About the RBA

The Reserve Bank of Australia (RBA) is Australia's central bank and derives its functions and powers from the Reserve Bank Act 1959. Its duty is to contribute to the stability of the currency, full employment, and the economic prosperity and welfare of the Australian people. It does this by conducting monetary policy to meet an agreed medium-term inflation target, working to maintain a strong financial system and efficient payments system, and issuing the nation's banknotes. The RBA provides certain banking services as required to the Australian Government and its agencies, and to a number of overseas central banks and official institutions. Additionally, it manages Australia's gold and foreign exchange reserves.

Role and Functions

Watch video: Role and Functions

Transcript

Philip Lowe, Governor (2016 – Present)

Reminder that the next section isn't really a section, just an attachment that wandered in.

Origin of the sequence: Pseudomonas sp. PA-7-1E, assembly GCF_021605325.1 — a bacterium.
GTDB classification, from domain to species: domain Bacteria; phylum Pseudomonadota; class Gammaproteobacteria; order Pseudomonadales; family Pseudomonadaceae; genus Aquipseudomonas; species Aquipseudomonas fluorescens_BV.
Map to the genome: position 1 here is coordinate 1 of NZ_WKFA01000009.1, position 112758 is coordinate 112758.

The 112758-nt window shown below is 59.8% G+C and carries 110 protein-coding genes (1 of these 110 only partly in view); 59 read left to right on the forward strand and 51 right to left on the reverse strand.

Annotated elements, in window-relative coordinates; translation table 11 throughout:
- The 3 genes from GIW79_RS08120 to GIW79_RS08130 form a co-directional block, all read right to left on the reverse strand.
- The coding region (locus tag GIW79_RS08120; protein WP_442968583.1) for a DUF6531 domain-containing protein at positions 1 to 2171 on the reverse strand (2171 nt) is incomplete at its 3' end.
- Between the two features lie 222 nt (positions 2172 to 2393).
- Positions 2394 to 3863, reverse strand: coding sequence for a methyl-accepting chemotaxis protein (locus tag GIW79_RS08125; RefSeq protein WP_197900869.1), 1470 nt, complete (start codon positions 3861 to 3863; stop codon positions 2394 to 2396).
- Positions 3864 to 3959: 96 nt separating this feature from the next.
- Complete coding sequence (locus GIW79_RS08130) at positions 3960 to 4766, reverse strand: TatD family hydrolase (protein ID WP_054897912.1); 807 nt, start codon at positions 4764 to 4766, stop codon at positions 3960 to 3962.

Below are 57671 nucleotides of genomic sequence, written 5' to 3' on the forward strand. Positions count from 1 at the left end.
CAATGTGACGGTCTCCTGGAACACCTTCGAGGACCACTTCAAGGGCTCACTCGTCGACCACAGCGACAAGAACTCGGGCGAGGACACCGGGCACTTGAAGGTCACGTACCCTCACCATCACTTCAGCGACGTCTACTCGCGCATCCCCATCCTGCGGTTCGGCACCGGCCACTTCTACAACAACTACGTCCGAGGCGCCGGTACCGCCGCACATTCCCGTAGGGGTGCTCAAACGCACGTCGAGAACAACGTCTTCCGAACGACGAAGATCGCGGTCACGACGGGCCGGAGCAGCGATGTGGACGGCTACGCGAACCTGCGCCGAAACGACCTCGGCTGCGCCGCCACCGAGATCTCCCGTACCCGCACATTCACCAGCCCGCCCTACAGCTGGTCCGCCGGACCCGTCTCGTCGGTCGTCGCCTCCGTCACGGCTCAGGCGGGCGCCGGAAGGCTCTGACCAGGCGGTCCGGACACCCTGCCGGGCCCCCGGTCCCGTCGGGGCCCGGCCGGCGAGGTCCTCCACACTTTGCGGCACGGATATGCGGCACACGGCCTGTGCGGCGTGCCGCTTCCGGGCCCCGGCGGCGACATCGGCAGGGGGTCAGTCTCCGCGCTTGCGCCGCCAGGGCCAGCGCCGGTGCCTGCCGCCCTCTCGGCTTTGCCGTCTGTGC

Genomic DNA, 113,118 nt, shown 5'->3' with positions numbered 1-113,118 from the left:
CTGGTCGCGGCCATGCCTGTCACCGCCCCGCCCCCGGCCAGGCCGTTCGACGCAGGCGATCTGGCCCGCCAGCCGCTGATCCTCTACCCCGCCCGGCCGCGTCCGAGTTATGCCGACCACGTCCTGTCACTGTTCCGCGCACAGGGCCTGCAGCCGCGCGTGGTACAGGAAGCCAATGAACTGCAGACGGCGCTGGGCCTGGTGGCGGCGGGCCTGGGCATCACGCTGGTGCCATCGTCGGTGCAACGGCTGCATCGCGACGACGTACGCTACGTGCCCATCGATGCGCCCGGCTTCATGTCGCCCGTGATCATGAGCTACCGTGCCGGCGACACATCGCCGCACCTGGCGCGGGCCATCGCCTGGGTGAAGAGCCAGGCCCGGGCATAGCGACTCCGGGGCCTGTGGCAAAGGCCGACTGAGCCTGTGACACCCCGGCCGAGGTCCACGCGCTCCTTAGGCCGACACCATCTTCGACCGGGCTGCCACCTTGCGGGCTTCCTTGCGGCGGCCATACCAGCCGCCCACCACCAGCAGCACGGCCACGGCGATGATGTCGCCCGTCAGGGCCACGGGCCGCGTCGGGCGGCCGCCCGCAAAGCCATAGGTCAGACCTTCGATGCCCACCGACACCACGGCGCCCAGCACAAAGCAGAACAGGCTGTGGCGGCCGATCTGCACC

The Parliament of Australia has given the Reserve Bank some incredibly important responsibilities. The one the community's most familiar with is that the first Tuesday of every month except for January, the Reserve Bank Board meets to set the cash rate. The cash rate's very important because it influences the cost of people's mortgages, the rate of return they get on their savings. It influences the exchange rate and the value of people's assets. So the community has a lot of interest in those decisions. The Reserve Bank also produces and distributes Australia's banknotes. We have some of the best quality banknotes in the world. We've got fantastic technology. We were the first country to introduce the polymer banknotes. We were also one of the first countries to have a man and a woman on every single banknote which I'm particularly proud of. The banknotes are produced in a purpose built facility down on the outer suburbs